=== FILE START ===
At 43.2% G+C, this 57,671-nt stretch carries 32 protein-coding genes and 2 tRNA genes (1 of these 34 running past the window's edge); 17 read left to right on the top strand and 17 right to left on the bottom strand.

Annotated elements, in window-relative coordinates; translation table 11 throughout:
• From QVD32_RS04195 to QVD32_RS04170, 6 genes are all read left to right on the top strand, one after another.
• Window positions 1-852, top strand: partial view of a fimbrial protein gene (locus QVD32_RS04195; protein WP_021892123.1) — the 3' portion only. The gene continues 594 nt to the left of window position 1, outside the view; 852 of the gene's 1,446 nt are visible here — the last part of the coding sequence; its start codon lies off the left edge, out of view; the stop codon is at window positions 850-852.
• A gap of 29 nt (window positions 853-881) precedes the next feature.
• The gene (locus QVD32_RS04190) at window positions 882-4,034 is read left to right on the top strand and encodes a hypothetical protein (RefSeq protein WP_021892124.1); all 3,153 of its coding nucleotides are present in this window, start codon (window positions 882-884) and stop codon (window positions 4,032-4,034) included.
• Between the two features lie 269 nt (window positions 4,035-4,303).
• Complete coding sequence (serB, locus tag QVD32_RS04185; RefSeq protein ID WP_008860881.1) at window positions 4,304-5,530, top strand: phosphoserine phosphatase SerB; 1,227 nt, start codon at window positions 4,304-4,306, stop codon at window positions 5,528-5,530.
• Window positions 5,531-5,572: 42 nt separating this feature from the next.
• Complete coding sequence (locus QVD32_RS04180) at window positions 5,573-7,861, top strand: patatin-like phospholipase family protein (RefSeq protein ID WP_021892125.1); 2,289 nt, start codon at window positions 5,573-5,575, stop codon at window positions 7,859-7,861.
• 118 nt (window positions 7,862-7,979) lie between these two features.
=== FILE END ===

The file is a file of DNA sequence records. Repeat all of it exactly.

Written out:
At 43.2% G+C, this 57,671-nt stretch carries 32 protein-coding genes and 2 tRNA genes (1 of these 34 running past the window's edge); 17 read left to right on the top strand and 17 right to left on the bottom strand.

Annotated elements, in window-relative coordinates; translation table 11 throughout:
• From QVD32_RS04195 to QVD32_RS04170, 6 genes are all read left to right on the top strand, one after another.
• Window positions 1-852, top strand: partial view of a fimbrial protein gene (locus QVD32_RS04195; protein WP_021892123.1) — the 3' portion only. The gene continues 594 nt to the left of window position 1, outside the view; 852 of the gene's 1,446 nt are visible here — the last part of the coding sequence; its start codon lies off the left edge, out of view; the stop codon is at window positions 850-852.
• A gap of 29 nt (window positions 853-881) precedes the next feature.
• The gene (locus QVD32_RS04190) at window positions 882-4,034 is read left to right on the top strand and encodes a hypothetical protein (RefSeq protein WP_021892124.1); all 3,153 of its coding nucleotides are present in this window, start codon (window positions 882-884) and stop codon (window positions 4,032-4,034) included.
• Between the two features lie 269 nt (window positions 4,035-4,303).
• Complete coding sequence (serB, locus tag QVD32_RS04185; RefSeq protein ID WP_008860881.1) at window positions 4,304-5,530, top strand: phosphoserine phosphatase SerB; 1,227 nt, start codon at window positions 4,304-4,306, stop codon at window positions 5,528-5,530.
• Window positions 5,531-5,572: 42 nt separating this feature from the next.
• Complete coding sequence (locus QVD32_RS04180) at window positions 5,573-7,861, top strand: patatin-like phospholipase family protein (RefSeq protein ID WP_021892125.1); 2,289 nt, start codon at window positions 5,573-5,575, stop codon at window positions 7,859-7,861.
• 118 nt (window positions 7,862-7,979) lie between these two features.